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I am parsing a file, and every odd line gives me a "letter" (A, B, C, etc), and every even line gives me a "binary sequence" (0101, 1111, 0001, etc).

I would like to create a hash of arrays (but if you think another datatype is more suitable, please let me know) to keep all lines organized.

I know the has of arrays could look like:

%HoA = (
    A  => [ "0001", "1010" ],
    B  => [ "0011", "1111", "0111" ],
    C  => [ "0000"],

and I know how to access information from this data type.

However, I am having trouble creating this data type.

For instance, I am able to correctly obtain the "letter" ($letter) and "binary sequence" ($seq) for the file, using something like:

while (<INPUT>) {

    if ( /^>/) {
        $letter = substr($_, 7, 1);
    if ( /^[01]/) {
        $seq = $_;

But I am unsure how to:

  1. create the hash of arrays,
  2. check first whether or not that "letter" exists already as a key in the hash
  3. if the "letter" does not exist as a key, then how to create it as a new key
  4. after either determining the "letter" already exists or creating it if it does not, how to add the "seq" as a value to the "letter".

If such a datatype cannot be created in Perl, then I would appreciate any advice on what sort of data type to turn to! I need to keep each "letter" attached to all its "sequences".

Any help would be much appreciated!

share|improve this question
up vote 4 down vote accepted

To create the hash, just put my %HoA; at the beginning of your code. Given a $letter and $seq, you can accomplish steps 2-4 at once by just doing push @{$HoA{$letter}}, $seq;, and Perl takes care of the details.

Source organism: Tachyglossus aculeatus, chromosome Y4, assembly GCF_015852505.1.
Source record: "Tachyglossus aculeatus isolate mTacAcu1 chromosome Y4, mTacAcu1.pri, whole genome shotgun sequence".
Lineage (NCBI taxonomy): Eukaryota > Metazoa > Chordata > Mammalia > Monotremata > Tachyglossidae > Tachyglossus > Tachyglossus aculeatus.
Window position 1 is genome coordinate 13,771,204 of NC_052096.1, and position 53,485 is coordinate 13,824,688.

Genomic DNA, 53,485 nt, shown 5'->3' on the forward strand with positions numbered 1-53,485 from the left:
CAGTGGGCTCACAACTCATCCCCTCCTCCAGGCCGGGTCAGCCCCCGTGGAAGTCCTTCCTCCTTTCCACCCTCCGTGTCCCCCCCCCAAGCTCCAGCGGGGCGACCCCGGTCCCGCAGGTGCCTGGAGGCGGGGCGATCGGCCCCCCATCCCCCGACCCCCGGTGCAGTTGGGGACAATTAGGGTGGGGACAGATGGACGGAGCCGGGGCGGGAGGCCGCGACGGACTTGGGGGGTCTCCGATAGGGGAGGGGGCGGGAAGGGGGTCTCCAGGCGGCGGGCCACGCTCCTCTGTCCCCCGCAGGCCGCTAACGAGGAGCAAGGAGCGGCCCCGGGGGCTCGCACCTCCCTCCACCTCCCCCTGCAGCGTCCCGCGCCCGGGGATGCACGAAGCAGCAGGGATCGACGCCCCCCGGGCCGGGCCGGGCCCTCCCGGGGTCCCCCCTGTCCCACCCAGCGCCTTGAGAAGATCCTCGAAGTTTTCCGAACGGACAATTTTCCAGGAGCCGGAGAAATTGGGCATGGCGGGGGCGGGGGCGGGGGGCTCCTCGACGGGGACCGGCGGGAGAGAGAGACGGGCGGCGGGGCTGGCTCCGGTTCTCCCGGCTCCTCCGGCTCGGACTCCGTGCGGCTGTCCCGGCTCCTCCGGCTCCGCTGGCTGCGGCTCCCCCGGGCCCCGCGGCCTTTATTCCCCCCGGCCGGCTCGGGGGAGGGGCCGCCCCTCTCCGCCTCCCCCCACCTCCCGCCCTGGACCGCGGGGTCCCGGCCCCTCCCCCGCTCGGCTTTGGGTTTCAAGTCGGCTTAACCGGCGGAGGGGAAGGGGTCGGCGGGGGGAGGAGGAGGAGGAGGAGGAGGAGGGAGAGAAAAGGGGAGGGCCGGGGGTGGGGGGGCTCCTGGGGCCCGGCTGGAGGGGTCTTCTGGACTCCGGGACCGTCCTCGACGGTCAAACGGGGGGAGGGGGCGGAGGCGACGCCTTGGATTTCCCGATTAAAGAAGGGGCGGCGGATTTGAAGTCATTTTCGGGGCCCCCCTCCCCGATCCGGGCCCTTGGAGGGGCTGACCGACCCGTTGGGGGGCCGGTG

share|improve this answer

Assuming your data is infallible.

use strict;
use warnings FATAL => qw/all/;
use Data::Dumper;

$/ = "\r\n";

my %HoA;

while (<DATA>)
    my $letter = substr($_, 7, 1);
    chomp(my $seq = <DATA>);

    push @{$HoA{$letter}}, $seq;

print Dumper \%HoA;

>      A
>      A
>      B
>      B
>      B
>      C
share|improve this answer
I really appreciate your advice for Data::Dumper. Thanks for that. I am just curious: What is the meaning of line 6: $/ = "\r\n"; – LanneR Oct 24 '13 at 14:16
$/ is a special variable, the input record separator. It controls which string Perl splits chunks on, while reading from a filehandle. By default it is \n, but I noticed you were dealing with carriage returns, therefore set it to \r\n as an alternative to your regexp substitution approach. chomp will also refer to $/. – Chris Oct 24 '13 at 14:31

Check perl data structures cookbook.

my %HoA;
my $letter;
while (<INPUT>) {

    if ( /^>/) {
        $letter = substr($_, 7, 1);
    if ( /^[01]/) {
        #  $seq = $_;
        push @{ $HoA{$letter} }, $_;
share|improve this answer
Given the OP's original question, this is the most useful answer. – Chris Oct 24 '13 at 7:52

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